As previously wrote, no one stated OP “violated” any rules…but (per the emails wording) it is clear these type of solicitation emails are clearly providing a “trade” service (glowing review(s) for free product(s).
If OP is dead-set on giving away free products and willing to get the most “unbiased” opinions and the least likelihood of having the outcome they did…he/she can easily email/search for “top” reviewers under the Amazon main pages.
Shifting the ball to +asking+ for unbiased product reviews compared to basically “buying” a service by responding to these email solicitation inquiries…will make all the world of difference and help to minimize any of OP’s similar problems in the future.
> So your argument is that the e-mail made it clear that the reviewer was ‘selling’ glowing reviews in exchange for free product,
No, the argument is responding to these “offers” was the first mistake. Not knowing how to properly setup a promotion was the second and was no one’s “fault” besides OP’s.
Just like in life, if say you’re looking for a quality gold watch…purchasing it from that shady street vendor that comes running up to you…might not be your best course of action.
Take the self-initiative and go find some reputable jewelry stores yourself.
So your argument is that the e-mail made it clear that the reviewer was ‘selling’ glowing reviews in exchange for free product, and that’s based on the wording/content of an e-mail you didn’t actually see, and which the only description is "I was sent an Amazon message by a guy who wanted to genuinely review one of my items "
It’s hard to follow your instructions to read the entire thread when you apparently consider things you make up or assume to be part of the thread.
I’m also still curious how these non-Vine review arrangements can go wrong in the way you suggested: “I have never heard of any Vine member being pressured into changing a negative review or getting/demanding additional compensation to…that can happen with this email “side-deal” private product reviews.”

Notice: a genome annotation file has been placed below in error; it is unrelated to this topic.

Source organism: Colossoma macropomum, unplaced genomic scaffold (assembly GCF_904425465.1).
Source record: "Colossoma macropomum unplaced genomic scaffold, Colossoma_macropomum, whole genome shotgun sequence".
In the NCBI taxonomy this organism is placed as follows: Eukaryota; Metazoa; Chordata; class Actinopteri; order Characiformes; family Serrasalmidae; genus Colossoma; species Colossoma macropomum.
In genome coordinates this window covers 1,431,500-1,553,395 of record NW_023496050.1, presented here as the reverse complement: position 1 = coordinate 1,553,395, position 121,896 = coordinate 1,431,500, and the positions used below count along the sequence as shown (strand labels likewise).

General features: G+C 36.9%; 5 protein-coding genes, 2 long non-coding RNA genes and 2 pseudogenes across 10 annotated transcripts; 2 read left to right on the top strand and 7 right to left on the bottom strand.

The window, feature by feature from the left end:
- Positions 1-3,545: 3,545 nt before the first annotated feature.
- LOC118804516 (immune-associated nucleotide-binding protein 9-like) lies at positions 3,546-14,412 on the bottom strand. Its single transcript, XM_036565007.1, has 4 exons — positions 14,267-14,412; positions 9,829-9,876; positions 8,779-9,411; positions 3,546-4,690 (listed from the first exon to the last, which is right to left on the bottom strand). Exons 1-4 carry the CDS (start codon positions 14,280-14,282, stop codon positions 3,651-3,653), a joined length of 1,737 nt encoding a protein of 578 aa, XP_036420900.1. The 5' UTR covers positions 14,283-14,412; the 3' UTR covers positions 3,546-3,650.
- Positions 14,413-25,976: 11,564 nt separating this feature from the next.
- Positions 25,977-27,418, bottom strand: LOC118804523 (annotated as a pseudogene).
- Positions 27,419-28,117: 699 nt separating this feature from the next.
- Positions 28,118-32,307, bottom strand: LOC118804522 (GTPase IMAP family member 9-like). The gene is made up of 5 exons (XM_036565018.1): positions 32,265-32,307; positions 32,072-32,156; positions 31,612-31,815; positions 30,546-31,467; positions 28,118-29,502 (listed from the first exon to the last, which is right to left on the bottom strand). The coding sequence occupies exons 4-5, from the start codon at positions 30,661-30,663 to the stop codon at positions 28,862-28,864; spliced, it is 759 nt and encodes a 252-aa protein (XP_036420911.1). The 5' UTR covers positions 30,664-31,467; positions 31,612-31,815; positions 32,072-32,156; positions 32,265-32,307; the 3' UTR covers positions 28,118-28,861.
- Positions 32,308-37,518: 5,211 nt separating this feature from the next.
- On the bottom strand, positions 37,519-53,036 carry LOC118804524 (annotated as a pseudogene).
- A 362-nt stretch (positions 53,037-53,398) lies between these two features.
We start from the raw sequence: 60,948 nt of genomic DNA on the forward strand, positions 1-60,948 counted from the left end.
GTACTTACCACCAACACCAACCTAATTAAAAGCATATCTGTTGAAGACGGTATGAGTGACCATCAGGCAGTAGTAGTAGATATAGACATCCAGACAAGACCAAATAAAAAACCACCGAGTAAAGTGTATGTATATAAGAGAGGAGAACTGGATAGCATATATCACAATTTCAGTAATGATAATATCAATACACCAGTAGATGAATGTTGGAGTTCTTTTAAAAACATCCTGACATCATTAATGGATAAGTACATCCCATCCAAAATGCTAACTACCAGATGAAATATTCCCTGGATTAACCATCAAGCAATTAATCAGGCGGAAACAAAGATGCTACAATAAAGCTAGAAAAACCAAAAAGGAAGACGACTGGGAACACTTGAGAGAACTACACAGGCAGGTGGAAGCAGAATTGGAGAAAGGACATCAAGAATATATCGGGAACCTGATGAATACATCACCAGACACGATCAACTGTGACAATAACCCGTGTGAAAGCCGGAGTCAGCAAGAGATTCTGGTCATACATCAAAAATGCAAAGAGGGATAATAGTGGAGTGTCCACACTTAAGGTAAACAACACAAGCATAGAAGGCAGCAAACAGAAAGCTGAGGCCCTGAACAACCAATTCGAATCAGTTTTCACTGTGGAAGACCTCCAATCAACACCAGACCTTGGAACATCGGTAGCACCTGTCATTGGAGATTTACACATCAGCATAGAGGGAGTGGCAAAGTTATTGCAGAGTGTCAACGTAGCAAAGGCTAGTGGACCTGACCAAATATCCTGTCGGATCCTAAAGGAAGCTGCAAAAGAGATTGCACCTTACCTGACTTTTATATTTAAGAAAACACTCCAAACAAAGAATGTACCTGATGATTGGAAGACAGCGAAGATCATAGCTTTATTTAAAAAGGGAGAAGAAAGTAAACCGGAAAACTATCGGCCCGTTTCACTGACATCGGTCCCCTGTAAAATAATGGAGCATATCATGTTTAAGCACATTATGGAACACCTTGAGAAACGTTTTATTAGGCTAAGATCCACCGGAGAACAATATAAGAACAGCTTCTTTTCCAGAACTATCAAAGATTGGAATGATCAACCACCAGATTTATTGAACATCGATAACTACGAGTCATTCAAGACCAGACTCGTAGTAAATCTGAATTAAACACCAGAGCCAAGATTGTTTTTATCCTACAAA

Or, you know, learning how to create the correct one-time discount code. That would probably help as well.
They may have actually purchased 18.
Perhaps if the reviewer refuses to change their negative review to positive, the seller pressures the reviewer by threatening to send even worse products?
>I’m also still curious how these non-Vine review arrangements can go wrong in the way you suggested . . .
Since this question has now been asked twice and not answered either time, I think it’s unlikely that it will be. So I’ll give it a shot:
“Yeah, so, I sent you that free product, and now you have it, and, uh, I expect you to write a really good review, or else I’ll, uh, well, you know . . .”
Lesson here … Is it really worth giving away free product via Amazon or any other site for phony or untruthful reviews? Personally I would want unbiased re keys, not ones I bribed someone for.
This is only my opinion of course, however, short of contacting law enforcement, you are unfortunately SOL on this one.
Yes, you do, if you wish to waste even more time on such an obvious “debate”.
Of course, they want positive reviews for their free products.
Entirely unbiased of course.
No, they cannot force the reviewer or Amazon to remove the review if they leave negative or to make them leave any sort of reviews at all but there is a bias in these person-to-person interactions, and you know that very well.
Tomorrow in a different thread, you will argue on the opposite side, if you happen to choose different color socks that morning.
>Is it really worth giving away free product via Amazon or any other site for phony or untruthful reviews?
I wish someone would explain to me this need to assume bad faith on the part of the OP.
When Amazon Vine sends out free product – or ANYONE does – are they always doing it “for phony or untruthful reviews”?
Yes, that is possible also but only if seller actually sends all the items out.
>There is an unwritten understanding
Need I even point out the logical flaw here?
There is an unwritten understanding that these self-appointed reviewers will give eloquent, positive reviews, if anything at all for the free product.
A little more than 5 out of 5, “fine product”.
The Vine program does not require the same type of person-to-person interaction.
Do you think if they produced all negative sample reviews to convince the suckers to send out free products in hope that they will get one more product to review they would get the same success rate receiving products than for positive sample reviews?
On top of that, you cannot even be sure that the sample reviews were written by the person who approaches the seller … the minimum is that the reviews should be confirmed by the method I mentioned above before the free product code is sent out. At the moment a review can be rewritten / modified at any time on Amazon, so the minimum the seller should ask is that the reviewer should prove that he did not only send the review link to some top reviewer’s public page, but he can write and modify those reviews at any time.